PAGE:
Despite the efficacy in reducing acute rejection events in organ transplanted subjects, long term therapy with cyclosporine A is associated with increased atherosclerotic cardiovascular morbidity. We studied whether this drug affects the antiatherogenic process of the reverse cholesterol transport from macrophages in vivo. Cyclosporine A 50 mg/kg/d was administered to C57BL/6 mice by subcutaneous injection for 14 days. Macrophage reverse cholesterol transport was assessed by following [(3)H]-cholesterol mobilization from pre-labeled intraperitoneally injected macrophages, expressing or not apolipoprotein E, to plasma, liver and feces. The pharmacological treatment significantly reduced the amount of radioactive sterols in the feces, independently on the expression of apolipoprotein E in the macrophages injected into recipient mice and in absence of changes of plasma levels of high density lipoprotein-cholesterol. Gene expression analysis revealed that cyclosporine A inhibited the hepatic levels of cholesterol 7-alpha-hydroxylase, concomitantly with the increase in hepatic and intestinal expression of ATP Binding Cassette G5. However, the in vivo relevance of the last observation was challenged by the demonstration that mice treated or not with cyclosporine A showed the same levels of circulating beta-sitosterol. These results indicate that treatment of mice with cyclosporine A impaired the macrophage reverse cholesterol transport by reducing fecal sterol excretion, possibly through the inhibition of cholesterol 7-alpha-hydroxylase expression. The current observation may provide a potential mechanism for the high incidence of atherosclerotic coronary artery disease following the immunosuppressant therapy in organ transplanted recipients.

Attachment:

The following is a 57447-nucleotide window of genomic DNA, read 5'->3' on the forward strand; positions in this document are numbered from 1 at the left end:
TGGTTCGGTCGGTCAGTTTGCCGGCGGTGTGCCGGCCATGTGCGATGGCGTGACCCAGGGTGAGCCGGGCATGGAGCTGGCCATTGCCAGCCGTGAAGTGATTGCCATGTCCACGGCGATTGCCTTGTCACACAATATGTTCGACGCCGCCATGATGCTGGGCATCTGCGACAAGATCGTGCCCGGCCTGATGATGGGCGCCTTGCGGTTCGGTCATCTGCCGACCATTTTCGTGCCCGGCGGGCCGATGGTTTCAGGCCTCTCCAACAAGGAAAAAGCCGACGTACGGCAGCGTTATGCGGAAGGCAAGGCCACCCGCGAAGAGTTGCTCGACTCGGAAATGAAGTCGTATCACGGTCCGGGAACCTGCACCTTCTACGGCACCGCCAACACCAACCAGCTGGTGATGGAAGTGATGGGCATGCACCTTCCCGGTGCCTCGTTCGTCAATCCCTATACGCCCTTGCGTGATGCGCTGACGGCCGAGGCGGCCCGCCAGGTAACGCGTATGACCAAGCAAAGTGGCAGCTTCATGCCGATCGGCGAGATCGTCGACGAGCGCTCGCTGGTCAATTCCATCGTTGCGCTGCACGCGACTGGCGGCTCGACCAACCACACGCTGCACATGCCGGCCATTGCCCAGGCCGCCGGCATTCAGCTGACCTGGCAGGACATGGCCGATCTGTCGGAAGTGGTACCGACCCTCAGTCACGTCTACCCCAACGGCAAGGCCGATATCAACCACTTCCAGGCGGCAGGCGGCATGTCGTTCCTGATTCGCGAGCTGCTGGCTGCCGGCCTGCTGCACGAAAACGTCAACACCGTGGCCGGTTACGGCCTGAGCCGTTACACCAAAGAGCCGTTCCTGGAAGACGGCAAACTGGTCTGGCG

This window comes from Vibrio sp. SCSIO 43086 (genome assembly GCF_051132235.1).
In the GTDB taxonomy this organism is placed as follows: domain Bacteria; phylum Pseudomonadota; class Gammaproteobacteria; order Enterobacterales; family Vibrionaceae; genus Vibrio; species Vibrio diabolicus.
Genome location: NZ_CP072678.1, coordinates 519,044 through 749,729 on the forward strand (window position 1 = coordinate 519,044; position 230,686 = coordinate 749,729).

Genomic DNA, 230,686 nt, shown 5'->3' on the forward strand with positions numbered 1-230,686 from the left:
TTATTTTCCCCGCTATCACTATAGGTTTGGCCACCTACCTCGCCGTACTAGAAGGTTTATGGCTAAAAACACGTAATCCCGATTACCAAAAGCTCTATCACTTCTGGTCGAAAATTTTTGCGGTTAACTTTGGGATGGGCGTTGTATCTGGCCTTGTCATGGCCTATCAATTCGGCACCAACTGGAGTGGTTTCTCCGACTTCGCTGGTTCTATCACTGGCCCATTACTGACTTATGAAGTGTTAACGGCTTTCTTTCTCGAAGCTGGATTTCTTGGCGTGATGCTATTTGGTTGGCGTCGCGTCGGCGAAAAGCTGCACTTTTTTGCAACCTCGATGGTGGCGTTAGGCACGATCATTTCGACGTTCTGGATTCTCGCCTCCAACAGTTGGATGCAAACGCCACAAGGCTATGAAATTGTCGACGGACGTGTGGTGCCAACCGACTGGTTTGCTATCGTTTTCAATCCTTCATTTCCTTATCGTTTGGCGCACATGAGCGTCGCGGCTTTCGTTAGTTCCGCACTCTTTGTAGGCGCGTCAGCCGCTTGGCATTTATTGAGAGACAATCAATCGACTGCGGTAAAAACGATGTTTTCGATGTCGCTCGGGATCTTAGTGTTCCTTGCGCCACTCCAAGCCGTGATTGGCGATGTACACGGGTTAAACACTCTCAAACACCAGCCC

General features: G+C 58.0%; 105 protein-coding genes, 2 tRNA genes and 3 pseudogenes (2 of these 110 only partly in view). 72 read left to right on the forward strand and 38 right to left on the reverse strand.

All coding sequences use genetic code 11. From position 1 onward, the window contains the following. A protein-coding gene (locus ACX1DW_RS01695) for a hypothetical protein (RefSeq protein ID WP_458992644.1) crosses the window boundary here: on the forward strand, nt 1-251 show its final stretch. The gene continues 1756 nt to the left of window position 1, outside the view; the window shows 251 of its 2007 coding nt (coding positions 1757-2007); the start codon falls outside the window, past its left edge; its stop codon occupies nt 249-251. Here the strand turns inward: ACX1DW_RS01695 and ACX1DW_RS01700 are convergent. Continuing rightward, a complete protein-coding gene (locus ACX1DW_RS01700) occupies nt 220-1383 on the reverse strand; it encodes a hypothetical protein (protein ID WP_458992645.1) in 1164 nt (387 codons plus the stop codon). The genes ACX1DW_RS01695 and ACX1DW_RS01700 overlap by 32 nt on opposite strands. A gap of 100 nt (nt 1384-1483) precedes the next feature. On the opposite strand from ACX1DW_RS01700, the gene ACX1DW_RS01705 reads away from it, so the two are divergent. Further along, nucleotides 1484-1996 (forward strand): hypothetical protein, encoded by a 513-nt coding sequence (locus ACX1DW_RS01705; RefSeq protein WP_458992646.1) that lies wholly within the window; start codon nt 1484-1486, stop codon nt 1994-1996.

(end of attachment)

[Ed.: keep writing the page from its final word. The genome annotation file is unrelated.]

Zanotti, I., Greco, D., Lusardi, G., Zimetti, F., Potì, F., Arnaboldi, L., … Bernini, F. (2013). Cyclosporine A Impairs the Macrophage Reverse Cholesterol Transport in Mice by Reducing Sterol Fecal Excretion. PLoS ONE, 8(8). https://doi.org/10.1371/journal.pone.0071572